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Redemption Fee

Also known as a redemption charge, exit fee, or short-term trading fee.

What is a redemption fee?

A redemption fee is charged when an investor withdraws money from a fund within a limited time frame following the purchase of the fund shares. This fee goes back into the fund itself.

  • A redemption fee is charged on all shares sold.
  • Funds impose redemption fees to deter market-timers and avoid passing transaction costs on to remaining shareholders.

A redemption fee is charged on shares an investor sells. Redemption fees may vary across different funds but cannot exceed 2% of the sales amount, a limit set by the SEC. Redemption fees do not go into the pockets of the fund company but rather into the fund itself to offset transaction costs for remaining shareholders.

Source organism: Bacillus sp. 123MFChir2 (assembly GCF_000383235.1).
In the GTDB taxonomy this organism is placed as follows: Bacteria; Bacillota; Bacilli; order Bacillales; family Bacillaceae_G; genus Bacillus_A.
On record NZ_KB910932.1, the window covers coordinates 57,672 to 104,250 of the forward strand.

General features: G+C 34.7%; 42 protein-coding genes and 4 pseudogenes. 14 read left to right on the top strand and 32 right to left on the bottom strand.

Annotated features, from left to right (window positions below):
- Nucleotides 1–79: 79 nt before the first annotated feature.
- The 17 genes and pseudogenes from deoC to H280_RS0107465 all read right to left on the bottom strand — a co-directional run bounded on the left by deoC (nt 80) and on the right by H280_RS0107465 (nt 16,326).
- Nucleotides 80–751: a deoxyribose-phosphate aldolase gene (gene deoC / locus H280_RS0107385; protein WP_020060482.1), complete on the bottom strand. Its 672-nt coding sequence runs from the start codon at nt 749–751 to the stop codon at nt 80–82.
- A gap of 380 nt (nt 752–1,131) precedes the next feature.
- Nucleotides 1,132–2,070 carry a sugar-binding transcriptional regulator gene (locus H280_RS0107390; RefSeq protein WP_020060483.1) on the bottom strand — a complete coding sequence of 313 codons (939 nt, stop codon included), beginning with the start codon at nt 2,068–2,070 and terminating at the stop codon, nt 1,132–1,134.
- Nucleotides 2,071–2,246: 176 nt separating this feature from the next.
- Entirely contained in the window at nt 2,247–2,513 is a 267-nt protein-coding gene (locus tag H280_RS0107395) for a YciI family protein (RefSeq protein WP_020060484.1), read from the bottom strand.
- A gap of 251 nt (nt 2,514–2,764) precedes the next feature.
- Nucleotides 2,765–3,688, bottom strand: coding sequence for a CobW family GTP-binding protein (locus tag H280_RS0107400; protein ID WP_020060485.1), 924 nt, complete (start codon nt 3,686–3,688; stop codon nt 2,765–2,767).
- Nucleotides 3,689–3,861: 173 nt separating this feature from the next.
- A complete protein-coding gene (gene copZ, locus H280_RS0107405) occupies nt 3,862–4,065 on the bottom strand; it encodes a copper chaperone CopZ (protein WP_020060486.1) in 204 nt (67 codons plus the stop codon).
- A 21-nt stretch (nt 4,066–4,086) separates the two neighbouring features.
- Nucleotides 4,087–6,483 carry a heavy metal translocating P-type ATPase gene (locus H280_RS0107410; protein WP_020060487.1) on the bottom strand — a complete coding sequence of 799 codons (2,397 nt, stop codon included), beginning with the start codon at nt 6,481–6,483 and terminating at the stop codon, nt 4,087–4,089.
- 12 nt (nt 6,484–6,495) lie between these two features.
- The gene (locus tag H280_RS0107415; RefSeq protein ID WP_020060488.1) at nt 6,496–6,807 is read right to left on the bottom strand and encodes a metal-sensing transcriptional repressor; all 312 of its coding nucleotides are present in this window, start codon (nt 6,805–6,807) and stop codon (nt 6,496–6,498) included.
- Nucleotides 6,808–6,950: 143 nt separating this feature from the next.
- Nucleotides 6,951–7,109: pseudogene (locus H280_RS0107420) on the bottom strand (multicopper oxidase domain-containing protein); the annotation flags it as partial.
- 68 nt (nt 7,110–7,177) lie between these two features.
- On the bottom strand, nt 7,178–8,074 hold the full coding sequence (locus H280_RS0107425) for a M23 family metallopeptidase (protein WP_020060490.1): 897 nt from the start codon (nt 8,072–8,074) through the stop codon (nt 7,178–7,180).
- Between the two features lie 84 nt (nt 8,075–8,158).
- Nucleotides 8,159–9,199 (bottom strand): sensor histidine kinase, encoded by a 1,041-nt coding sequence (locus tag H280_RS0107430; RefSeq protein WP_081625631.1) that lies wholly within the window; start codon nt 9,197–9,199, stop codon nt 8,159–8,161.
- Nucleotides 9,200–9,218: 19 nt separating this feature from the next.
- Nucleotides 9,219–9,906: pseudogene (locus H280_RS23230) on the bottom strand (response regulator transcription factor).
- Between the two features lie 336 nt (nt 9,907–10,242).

Redemption fees are a measure imposed by funds, particularly mutual funds, to discourage market-timers. As such, redemption fees are incurred shortly after investing in a fund, commonly within 30, 180, or 365 days. The charge is normally imposed on the ending share value, appreciated or depreciated from the original value.